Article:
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August 1982

Aseptic Transgressions Among Surgeons and Anesthesiologists: A Quantitative Study

Author Affiliations

From the Infection Control Department, Louisiana State University, Shreveport (Ms Crow) and the Department of Environmental Health, School of Public Health, University of Minnesota, Minneapolis (Dr Greene).

Arch Surg. 1982;117(8):1012-1016. doi:10.1001/archsurg.1982.01380320008003

† The extent of compliance with 44 specific aseptic precautions by 18 surgeons and ten anesthesiologists was recorded during a series of 36 clean herniorrhaphies. Anesthesiologists as a group had an aseptic infraction rate nearly twice that of the surgeons, but a relatively small number in each group was responsible for most of the transgressions observed. The most frequent aseptic breaks involved scrubbing techniques (32.4% infraction rate) followed by dress and preparation breaks (12.9% infraction rate). Once physicians were inside the operating room and working, the infraction rate dropped considerably. The number of clinical wound infections observed (two) was too small to draw any conclusions about the association between asepsis and infection.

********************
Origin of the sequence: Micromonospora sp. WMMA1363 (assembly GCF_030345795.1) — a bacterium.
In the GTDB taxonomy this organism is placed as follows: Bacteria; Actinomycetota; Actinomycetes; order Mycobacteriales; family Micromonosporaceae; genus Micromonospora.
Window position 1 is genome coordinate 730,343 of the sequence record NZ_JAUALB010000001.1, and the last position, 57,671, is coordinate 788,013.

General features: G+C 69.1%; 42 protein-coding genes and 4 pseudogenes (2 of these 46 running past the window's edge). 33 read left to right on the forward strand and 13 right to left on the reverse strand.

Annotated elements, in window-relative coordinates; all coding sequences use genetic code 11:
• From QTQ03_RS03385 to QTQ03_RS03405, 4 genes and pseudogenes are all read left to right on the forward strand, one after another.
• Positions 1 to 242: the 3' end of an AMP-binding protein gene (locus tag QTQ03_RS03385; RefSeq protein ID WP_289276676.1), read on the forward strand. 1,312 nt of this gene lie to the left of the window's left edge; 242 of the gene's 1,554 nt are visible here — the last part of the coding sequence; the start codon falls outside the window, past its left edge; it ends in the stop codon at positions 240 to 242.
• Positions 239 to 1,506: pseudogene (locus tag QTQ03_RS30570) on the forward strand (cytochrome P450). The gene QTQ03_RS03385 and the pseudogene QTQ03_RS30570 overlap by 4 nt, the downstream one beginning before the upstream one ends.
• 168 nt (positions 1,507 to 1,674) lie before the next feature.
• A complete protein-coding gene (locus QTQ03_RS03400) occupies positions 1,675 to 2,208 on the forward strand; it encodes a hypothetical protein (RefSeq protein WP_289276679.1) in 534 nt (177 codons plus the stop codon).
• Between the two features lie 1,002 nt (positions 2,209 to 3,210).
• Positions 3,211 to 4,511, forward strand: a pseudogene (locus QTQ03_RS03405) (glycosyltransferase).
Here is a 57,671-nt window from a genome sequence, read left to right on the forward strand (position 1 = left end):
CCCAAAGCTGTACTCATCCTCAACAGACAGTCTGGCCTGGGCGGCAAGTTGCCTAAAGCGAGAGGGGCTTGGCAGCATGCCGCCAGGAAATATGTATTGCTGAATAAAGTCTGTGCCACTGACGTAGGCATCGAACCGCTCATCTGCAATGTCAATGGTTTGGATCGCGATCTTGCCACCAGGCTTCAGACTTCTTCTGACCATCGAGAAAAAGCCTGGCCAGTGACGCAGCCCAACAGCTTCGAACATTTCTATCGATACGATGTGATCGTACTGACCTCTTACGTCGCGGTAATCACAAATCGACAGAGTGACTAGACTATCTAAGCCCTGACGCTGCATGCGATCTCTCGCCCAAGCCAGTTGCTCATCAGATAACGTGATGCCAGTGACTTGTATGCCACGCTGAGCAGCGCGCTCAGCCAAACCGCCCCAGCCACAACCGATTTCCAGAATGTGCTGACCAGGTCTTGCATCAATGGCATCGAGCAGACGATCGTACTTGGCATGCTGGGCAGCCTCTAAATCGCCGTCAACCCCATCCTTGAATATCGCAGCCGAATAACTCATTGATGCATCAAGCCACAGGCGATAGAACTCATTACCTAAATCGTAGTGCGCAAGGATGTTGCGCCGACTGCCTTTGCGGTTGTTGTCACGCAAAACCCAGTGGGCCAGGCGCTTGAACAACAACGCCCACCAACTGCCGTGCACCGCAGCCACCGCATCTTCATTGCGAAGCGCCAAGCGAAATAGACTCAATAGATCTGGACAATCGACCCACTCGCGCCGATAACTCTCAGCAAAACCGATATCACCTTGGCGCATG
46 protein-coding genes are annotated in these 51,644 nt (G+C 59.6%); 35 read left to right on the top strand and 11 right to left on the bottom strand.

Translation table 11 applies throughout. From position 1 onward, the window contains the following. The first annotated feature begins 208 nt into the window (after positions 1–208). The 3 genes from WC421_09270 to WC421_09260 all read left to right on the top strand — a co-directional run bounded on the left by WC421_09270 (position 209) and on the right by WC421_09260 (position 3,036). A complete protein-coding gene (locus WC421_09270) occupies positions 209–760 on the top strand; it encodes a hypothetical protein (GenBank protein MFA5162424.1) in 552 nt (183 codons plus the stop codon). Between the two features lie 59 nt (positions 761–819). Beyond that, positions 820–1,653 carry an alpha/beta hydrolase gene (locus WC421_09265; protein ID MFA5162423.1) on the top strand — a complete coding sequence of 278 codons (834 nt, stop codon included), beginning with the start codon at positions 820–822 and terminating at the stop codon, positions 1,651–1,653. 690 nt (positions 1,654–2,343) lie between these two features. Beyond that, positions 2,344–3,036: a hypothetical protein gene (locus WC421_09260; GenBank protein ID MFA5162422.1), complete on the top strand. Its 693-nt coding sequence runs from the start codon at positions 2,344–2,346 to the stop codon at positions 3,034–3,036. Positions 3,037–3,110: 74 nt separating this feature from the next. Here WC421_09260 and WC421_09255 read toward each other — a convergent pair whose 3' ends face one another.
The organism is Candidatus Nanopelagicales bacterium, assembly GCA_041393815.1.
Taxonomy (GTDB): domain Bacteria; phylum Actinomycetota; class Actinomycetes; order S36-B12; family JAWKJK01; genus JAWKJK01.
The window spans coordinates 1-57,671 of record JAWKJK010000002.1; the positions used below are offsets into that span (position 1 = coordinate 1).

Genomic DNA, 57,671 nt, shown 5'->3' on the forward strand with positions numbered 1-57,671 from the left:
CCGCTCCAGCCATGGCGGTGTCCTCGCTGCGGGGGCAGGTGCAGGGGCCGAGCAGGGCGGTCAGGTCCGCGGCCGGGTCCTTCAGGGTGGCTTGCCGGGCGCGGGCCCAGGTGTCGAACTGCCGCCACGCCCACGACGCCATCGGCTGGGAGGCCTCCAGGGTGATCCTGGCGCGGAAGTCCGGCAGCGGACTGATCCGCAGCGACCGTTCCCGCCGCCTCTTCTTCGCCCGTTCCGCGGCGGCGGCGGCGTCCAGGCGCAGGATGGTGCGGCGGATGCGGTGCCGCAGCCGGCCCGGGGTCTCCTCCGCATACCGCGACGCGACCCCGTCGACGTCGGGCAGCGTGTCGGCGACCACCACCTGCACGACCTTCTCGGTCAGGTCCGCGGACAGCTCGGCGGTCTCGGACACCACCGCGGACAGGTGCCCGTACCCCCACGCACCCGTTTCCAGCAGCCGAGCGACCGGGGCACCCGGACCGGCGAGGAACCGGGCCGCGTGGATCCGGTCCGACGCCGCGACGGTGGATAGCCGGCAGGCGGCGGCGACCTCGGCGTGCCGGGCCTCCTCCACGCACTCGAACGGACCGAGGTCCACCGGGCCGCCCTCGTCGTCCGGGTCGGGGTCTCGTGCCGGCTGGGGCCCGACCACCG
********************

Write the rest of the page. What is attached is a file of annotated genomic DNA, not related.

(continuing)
(Arch Surg 1982;117:1012-1016)